If Iran is, as Netanyahu and his allies in the U.S. suggest, irrationally aggressive, prone to a suicidal desire for apocalyptic confrontation, then both diplomacy and deterrence and containment are ruled out as policy options for Washington. The “Mad Mullahs,” as the neocons call them, are not capable of traditional balance of power realism. In the arguments of Netanyahu and such fellow travelers as Norman Podhortez and Newt Gingrich, to imagine that war against the regime in Tehran is avoidable is to be as naïve as Chamberlain was in 1938.
However, as I discovered in the course of researching my book Treacherous Alliance – the Secret Dealings of Israel, Iran and the United States, not only does Netanyahu’s characterization of Iran have little relationship to reality; Netanyahu himself knows this better than most. Outside of the realm of cynical posturing by politicians, most Israeli strategists recognize that Iran represents a strategic challenge to the favorable balance of power enjoyed by Israel and the U.S. in the Middle East over the past 15 years, but it is no existential threat to the Israel, the U.S. or the Arab regimes.
And that was the view embraced by the Likud leader himself during his last term as prime minister of Israel. In the course of dozens of interviews with key players in the Israeli strategic establishment, a fascinating picture emerged of Netanyahu strongly pushing back against the orthodoxy of his Labor Party predecessors, Yitzhak Rabin and Shimon Peres, which treated Iran as one of Israel’s primary enemies. Not only that, he initiated an extensive discreet program of reaching out to the Islamic Republic. [complete article]
Editor’s Comment — Without wanting to understate Israel’s capacity for irrational behavior, it’s worth asking whether for the Israeli right there is one issue to which all others are subordinate. I would say that there is and that it is the consolidation of the territorial expansion that Israel has been engaged in for the last 40 years through building settlements in the West Bank. Even today, The Guardian reports on yet more seizure of Palestinian land that will allow a huge expansion of settlements. The greatest threat to this ongoing expansionist enterprise would come from the revival of the long-stalled peace process. The relentless construction of settlements, the construction of an apartheid road system separating Israeli and Palestinian traffic, and the construction of the so-called security barrier — these are all ways of making it clear, declarations to the contrary notwithstanding, that Israel has no intention of withdrawing to the 1967 borders.
And how does Iran fit into this equation? It presents a useful diversion through which in the shadow of a supposed existential threat, the development of the West Bank can continue all the way to the end of a window of opportunity — otherwise known as the Bush administration.
While Netanyahu’s neoconservative supporters in Washington can’t wait to see the bombs rain down on Iran, my suspicion (and it’s nothing more than that) is that Bibi will play the 1938 rhetoric for all it’s worth even while the prospect of a nuclear-armed Iran doesn’t cause him to loose a wink of sleep. Indeed, a silver-lining for Israel from a nuclear Iran is that that would provide the Jewish state with the perfect opportunity to come out of its own nuclear closet. It could claim that it was remaining true to its assertion that it would not have been the first state to “introduce” nuclear weapons to the region even if it was the first to deploy them — it simply didn’t make a fanfair about the fact; there was no declaration, no introduction. And with the balance of power having shifted towards Iran, the Israel lobby in Washington would have an easy time sustaining the United States’ financial commitment to Israel’s defense into perpetuity.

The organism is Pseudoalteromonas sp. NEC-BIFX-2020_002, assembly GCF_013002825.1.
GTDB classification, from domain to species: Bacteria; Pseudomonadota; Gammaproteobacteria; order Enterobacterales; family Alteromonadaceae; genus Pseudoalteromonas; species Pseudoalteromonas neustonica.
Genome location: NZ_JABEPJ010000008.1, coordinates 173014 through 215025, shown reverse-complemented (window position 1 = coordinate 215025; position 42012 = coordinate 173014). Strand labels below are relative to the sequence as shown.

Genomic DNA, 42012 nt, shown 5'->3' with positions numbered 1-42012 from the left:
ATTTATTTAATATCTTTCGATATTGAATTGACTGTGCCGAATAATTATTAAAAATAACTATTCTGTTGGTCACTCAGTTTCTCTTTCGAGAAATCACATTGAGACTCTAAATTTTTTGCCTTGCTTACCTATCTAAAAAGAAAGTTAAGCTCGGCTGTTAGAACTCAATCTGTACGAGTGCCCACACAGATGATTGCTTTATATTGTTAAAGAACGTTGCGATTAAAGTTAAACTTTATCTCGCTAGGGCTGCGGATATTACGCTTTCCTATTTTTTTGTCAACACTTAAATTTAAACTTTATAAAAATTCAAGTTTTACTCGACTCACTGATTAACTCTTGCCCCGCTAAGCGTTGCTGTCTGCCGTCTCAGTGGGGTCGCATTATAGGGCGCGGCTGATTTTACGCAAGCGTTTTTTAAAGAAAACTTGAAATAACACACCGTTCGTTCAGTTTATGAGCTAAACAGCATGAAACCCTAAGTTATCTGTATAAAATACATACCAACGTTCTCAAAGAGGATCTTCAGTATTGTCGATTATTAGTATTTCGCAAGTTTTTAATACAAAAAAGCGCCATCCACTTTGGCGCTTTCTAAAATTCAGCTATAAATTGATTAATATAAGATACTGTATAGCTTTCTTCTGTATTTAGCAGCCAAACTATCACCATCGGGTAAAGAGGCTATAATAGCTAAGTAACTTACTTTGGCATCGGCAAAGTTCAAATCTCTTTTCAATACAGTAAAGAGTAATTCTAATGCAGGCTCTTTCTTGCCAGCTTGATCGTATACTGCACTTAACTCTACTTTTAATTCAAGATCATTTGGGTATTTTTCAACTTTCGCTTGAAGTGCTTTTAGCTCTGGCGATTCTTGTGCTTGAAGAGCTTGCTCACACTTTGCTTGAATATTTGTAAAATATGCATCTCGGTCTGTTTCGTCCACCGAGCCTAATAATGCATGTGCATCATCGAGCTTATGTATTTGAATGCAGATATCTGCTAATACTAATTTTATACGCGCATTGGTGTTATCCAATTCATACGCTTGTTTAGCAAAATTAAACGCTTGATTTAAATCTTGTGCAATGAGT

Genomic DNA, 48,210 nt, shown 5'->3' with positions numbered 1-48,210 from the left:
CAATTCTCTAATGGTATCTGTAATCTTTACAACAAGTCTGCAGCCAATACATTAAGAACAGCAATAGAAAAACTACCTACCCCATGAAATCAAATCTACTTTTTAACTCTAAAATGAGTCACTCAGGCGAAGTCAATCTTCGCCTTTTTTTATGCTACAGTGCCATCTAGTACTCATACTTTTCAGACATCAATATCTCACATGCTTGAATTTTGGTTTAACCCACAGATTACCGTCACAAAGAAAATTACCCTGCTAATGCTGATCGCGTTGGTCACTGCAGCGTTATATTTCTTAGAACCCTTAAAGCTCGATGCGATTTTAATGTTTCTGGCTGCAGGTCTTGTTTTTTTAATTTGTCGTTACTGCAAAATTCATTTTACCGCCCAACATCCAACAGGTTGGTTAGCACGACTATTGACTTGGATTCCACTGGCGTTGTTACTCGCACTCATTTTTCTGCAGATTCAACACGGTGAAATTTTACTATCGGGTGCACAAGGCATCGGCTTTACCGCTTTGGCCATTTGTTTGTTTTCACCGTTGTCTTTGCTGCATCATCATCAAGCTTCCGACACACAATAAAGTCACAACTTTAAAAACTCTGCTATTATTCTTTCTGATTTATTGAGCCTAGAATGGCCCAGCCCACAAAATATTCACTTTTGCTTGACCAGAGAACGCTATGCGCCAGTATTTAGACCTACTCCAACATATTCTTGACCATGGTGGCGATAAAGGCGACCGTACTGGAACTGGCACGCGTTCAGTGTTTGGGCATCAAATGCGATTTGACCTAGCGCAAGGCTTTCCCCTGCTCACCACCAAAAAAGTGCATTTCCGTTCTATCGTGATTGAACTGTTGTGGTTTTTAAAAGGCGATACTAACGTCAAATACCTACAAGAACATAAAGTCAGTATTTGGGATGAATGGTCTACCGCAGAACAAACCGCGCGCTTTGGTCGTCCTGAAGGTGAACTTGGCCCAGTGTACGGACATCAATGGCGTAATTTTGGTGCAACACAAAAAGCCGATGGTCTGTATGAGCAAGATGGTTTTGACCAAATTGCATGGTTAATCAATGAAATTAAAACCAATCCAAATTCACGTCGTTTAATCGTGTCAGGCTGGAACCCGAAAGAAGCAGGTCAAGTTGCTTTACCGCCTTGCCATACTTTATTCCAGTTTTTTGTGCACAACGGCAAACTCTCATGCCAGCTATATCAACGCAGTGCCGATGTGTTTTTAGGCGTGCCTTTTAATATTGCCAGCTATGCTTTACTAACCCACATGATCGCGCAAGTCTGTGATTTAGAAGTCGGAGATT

Having said that, a line that’s almost as popular as Netanyahu’s “1938”, is John McCain’s, “There is only one thing worse than the United States exercising a military option, that is a nuclear armed Iran.” The question thus remains, does the US and/or Israel truly believe that in such an attack the benefits outweigh the risks?
If Israel’s recent incursion into Syrian airspace was really as momentous an event as all the neocon chest-thumping would suggest, how come we still don’t know what happened? What might have been seen as a muscle-flexing exercise directed at Iran, at this point looks more like a very cautious dip of one toe in some icy water. While its success as a PR exercise is beyond question, its military significance remains in doubt.
And while the Iran-baiting rhetoric coming from American officials in Iraq has been escalating for months and months, it remains possible that the threshold will never be crossed from words to war. Everyone is playing an extremely dangerous game, yet the contest between those competing for the title, “master of destiny,” is a struggle between men, not one of whom has a clear view of the future.